A careful look at the rectangular stone tablet above the porch on the front of the building reveals the lettering ‘Primitive Methodist Chapel, Erected AD1857', although the first word is nearly obliterated. [Officially the Prims came to an end in 1932 with the merging of Wesleyan, Primitive and United branches of Methodism].

Tipton Street replaced the Gospel End Street chapel of 1821 which was the first purpose built Primitive Methodist meeting place in the Manor. This original chapel still exists, now converted into two houses.

The land for the new chapel was provided by George Church with his wife Hannah helping to raise funds for the building work. The site was further developed in 1881 with the addition of a separate Sunday school at the rear.

The interior of the church is dominated by a memorial window erected in 1940 to George Church and his wife. Among the other memorials is a marble tablet to their son, also George, a well respected local preacher who died at the early age of forty four.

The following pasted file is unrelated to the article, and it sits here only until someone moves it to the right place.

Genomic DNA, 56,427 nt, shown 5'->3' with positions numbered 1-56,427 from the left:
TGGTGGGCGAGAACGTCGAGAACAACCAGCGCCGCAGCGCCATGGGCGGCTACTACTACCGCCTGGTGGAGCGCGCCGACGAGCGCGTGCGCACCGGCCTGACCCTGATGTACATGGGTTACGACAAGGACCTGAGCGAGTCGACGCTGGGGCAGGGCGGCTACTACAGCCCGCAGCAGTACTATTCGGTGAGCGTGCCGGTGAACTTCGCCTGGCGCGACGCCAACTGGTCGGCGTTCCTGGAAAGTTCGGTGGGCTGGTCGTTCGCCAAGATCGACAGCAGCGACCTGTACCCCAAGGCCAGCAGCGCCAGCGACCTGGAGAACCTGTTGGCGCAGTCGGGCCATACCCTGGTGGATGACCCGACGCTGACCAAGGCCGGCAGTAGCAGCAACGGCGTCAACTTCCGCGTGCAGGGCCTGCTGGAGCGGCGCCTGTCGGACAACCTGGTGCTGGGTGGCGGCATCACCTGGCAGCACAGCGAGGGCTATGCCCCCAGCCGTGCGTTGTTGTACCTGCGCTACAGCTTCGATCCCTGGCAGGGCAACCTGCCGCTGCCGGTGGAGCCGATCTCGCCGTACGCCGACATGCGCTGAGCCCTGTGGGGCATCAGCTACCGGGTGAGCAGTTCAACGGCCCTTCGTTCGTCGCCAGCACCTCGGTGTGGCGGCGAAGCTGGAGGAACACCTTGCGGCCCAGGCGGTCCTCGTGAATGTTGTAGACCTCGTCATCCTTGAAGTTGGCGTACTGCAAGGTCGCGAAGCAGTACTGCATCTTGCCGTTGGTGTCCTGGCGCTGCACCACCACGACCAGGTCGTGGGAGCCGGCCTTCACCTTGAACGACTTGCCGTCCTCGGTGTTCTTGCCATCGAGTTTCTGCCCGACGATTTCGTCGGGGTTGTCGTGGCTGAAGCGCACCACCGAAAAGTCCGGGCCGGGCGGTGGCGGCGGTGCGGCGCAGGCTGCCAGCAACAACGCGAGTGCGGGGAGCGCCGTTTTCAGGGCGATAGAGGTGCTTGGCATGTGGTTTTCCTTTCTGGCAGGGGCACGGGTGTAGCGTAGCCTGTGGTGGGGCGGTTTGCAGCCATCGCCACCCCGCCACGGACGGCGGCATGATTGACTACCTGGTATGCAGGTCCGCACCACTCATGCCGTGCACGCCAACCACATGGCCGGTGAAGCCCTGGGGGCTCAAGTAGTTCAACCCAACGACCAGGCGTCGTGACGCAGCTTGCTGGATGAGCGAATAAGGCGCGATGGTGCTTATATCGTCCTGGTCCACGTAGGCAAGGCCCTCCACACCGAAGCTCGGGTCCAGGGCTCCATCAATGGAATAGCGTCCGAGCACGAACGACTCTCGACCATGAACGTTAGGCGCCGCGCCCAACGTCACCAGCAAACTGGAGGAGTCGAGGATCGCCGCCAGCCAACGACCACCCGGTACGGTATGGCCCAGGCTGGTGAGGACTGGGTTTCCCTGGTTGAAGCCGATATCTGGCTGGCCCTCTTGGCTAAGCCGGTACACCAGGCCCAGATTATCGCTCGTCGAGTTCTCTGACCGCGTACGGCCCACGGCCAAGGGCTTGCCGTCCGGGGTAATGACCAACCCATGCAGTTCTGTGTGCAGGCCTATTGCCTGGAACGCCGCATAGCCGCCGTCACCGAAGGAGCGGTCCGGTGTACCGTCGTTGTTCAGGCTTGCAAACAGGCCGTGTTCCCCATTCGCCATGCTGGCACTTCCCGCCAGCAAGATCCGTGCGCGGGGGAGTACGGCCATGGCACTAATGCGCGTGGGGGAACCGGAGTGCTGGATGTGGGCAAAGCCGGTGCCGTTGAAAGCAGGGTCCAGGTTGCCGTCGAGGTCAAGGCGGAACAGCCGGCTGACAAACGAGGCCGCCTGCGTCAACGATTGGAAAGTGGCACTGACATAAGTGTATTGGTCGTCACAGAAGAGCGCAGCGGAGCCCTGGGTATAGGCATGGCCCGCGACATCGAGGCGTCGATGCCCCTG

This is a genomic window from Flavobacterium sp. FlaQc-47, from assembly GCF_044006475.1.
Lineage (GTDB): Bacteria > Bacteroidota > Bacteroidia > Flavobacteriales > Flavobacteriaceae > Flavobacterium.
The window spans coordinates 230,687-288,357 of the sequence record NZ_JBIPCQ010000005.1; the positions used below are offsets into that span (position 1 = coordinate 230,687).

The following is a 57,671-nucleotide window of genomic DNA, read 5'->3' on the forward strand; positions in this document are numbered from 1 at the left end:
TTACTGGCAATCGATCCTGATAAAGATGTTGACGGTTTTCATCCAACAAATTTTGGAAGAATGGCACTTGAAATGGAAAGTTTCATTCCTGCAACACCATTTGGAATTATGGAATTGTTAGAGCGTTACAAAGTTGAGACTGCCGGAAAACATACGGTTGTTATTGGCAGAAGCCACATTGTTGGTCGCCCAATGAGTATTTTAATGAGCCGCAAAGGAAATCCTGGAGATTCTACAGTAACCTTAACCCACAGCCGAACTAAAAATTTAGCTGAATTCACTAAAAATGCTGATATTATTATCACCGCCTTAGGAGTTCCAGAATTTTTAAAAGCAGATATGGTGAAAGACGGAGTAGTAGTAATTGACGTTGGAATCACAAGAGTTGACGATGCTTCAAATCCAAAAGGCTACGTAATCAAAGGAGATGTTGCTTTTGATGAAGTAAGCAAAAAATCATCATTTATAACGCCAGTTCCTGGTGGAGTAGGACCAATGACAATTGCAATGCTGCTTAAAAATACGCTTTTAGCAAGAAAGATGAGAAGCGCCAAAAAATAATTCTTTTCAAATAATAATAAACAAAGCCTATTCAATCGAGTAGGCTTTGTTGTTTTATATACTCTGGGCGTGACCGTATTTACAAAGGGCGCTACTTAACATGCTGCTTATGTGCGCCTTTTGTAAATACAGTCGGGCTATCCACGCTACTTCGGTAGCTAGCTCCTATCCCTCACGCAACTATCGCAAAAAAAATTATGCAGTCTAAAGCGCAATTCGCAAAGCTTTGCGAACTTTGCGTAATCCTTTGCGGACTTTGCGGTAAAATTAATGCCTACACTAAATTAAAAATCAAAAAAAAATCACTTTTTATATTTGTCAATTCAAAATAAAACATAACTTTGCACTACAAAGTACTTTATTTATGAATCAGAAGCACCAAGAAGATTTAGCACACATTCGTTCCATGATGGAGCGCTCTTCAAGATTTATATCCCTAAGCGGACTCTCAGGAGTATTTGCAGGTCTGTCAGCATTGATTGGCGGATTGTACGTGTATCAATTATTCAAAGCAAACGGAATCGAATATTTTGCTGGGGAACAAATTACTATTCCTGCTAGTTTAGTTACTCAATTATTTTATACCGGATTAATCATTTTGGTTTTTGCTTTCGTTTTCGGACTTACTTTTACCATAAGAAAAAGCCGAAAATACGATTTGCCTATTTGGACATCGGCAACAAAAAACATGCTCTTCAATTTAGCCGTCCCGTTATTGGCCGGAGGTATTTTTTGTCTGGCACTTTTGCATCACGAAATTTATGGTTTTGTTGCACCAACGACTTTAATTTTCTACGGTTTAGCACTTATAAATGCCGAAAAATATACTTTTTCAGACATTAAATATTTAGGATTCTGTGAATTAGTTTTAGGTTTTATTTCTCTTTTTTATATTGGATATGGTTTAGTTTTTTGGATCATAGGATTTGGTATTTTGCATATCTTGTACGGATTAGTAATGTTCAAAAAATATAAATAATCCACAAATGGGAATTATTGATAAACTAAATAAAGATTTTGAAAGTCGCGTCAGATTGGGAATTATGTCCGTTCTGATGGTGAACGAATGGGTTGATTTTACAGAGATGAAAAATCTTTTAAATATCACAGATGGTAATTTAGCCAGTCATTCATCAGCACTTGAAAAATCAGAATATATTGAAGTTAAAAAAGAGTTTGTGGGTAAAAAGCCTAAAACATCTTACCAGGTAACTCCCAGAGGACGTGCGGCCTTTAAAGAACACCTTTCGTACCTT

In the late 1950s the east facing side wall was externally buttressed to prevent possible collapse, but by the end of the century the building was declared unsafe and services moved to the Sunday school.

In April 2000 the church was put up for sale. However, the whole site, with burial ground, is Grade ll listed and redevelopment costs will be high. The purchase is under offer.

The top photograph, taken in September 2003, shows the front of the closed and unsafe church. The second view, from September 2003, shows the Sunday School which is now the place of worship. The third view, from August 2003, shows the memorial window. Lastly, from August 2003, the pulpit and 1906 pipe organ.

Tipton Street Methodist Church, front
Sunday School
Memorial Window
Pulpit & 1906 organ